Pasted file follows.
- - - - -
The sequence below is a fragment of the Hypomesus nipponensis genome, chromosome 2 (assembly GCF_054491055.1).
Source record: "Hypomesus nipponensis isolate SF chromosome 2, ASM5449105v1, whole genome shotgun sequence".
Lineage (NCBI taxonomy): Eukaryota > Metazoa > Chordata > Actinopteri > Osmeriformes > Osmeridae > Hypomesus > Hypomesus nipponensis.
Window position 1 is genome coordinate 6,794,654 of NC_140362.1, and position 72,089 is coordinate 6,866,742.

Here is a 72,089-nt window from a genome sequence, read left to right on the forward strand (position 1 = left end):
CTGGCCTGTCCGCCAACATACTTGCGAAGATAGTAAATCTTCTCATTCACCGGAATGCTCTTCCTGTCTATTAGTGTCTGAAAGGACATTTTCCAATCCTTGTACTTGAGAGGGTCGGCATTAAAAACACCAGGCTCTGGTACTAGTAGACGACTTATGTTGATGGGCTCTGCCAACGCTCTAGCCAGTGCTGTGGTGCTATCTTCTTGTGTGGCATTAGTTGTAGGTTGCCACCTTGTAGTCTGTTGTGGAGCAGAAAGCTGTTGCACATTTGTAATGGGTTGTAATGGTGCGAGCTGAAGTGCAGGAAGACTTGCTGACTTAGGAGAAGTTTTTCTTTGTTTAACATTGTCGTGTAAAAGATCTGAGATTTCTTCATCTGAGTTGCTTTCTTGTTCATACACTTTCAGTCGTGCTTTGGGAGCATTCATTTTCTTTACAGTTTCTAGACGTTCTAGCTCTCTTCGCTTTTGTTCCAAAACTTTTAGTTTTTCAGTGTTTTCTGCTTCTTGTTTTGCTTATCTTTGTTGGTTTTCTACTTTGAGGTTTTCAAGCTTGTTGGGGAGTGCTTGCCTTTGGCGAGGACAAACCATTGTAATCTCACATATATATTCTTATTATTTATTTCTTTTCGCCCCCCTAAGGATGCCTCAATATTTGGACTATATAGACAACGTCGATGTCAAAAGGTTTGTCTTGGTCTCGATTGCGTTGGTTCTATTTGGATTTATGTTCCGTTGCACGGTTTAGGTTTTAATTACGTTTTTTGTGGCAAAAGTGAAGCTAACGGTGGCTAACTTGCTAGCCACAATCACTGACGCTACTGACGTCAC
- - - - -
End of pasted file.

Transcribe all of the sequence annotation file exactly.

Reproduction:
The sequence below is a fragment of the Hypomesus nipponensis genome, chromosome 2 (assembly GCF_054491055.1).
Source record: "Hypomesus nipponensis isolate SF chromosome 2, ASM5449105v1, whole genome shotgun sequence".
Lineage (NCBI taxonomy): Eukaryota > Metazoa > Chordata > Actinopteri > Osmeriformes > Osmeridae > Hypomesus > Hypomesus nipponensis.
Window position 1 is genome coordinate 6,794,654 of NC_140362.1, and position 72,089 is coordinate 6,866,742.

Here is a 72,089-nt window from a genome sequence, read left to right on the forward strand (position 1 = left end):
CTGGCCTGTCCGCCAACATACTTGCGAAGATAGTAAATCTTCTCATTCACCGGAATGCTCTTCCTGTCTATTAGTGTCTGAAAGGACATTTTCCAATCCTTGTACTTGAGAGGGTCGGCATTAAAAACACCAGGCTCTGGTACTAGTAGACGACTTATGTTGATGGGCTCTGCCAACGCTCTAGCCAGTGCTGTGGTGCTATCTTCTTGTGTGGCATTAGTTGTAGGTTGCCACCTTGTAGTCTGTTGTGGAGCAGAAAGCTGTTGCACATTTGTAATGGGTTGTAATGGTGCGAGCTGAAGTGCAGGAAGACTTGCTGACTTAGGAGAAGTTTTTCTTTGTTTAACATTGTCGTGTAAAAGATCTGAGATTTCTTCATCTGAGTTGCTTTCTTGTTCATACACTTTCAGTCGTGCTTTGGGAGCATTCATTTTCTTTACAGTTTCTAGACGTTCTAGCTCTCTTCGCTTTTGTTCCAAAACTTTTAGTTTTTCAGTGTTTTCTGCTTCTTGTTTTGCTTATCTTTGTTGGTTTTCTACTTTGAGGTTTTCAAGCTTGTTGGGGAGTGCTTGCCTTTGGCGAGGACAAACCATTGTAATCTCACATATATATTCTTATTATTTATTTCTTTTCGCCCCCCTAAGGATGCCTCAATATTTGGACTATATAGACAACGTCGATGTCAAAAGGTTTGTCTTGGTCTCGATTGCGTTGGTTCTATTTGGATTTATGTTCCGTTGCACGGTTTAGGTTTTAATTACGTTTTTTGTGGCAAAAGTGAAGCTAACGGTGGCTAACTTGCTAGCCACAATCACTGACGCTACTGACGTCAC